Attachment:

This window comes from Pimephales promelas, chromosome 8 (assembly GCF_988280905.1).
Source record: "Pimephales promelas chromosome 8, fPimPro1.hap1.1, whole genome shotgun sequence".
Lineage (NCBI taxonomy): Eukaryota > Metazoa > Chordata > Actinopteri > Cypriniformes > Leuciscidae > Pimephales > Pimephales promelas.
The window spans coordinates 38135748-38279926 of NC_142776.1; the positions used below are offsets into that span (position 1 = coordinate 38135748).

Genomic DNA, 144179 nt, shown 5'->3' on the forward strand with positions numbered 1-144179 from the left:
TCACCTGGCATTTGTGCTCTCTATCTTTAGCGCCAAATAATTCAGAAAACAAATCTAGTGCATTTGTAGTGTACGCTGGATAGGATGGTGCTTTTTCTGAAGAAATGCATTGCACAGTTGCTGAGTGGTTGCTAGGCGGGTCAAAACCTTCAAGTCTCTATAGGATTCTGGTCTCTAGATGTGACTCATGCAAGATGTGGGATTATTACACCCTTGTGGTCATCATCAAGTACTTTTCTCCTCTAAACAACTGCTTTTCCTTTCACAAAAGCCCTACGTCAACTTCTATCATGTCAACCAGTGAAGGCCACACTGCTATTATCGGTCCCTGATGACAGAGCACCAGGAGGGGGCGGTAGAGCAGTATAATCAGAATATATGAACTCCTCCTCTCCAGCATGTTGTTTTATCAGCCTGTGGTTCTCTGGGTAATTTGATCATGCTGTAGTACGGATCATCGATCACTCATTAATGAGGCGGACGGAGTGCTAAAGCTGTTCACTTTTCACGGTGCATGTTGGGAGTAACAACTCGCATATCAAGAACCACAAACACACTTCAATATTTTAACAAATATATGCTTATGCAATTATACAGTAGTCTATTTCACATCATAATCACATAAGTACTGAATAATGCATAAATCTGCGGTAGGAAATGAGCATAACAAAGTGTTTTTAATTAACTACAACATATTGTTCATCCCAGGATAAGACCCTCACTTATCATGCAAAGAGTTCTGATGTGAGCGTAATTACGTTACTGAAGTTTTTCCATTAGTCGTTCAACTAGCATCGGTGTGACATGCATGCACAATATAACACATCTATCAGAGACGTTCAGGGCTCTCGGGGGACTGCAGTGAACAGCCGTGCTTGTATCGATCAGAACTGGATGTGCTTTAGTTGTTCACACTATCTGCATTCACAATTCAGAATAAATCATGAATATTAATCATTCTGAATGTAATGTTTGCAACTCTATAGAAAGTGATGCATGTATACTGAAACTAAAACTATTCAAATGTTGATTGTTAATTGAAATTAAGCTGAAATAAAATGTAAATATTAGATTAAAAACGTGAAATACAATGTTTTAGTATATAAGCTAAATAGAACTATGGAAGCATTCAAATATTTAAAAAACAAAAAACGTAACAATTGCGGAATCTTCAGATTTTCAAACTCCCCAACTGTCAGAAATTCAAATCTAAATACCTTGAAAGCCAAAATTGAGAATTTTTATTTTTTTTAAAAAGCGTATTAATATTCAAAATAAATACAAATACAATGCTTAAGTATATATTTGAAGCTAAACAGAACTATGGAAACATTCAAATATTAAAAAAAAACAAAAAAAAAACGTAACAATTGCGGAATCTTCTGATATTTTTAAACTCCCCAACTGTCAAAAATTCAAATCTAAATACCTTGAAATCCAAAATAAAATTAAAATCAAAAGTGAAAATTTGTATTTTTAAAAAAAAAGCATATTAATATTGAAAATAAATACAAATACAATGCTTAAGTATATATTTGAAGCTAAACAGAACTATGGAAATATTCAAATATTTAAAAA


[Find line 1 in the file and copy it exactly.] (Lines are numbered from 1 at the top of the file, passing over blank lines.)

This window comes from Pimephales promelas, chromosome 8 (assembly GCF_988280905.1).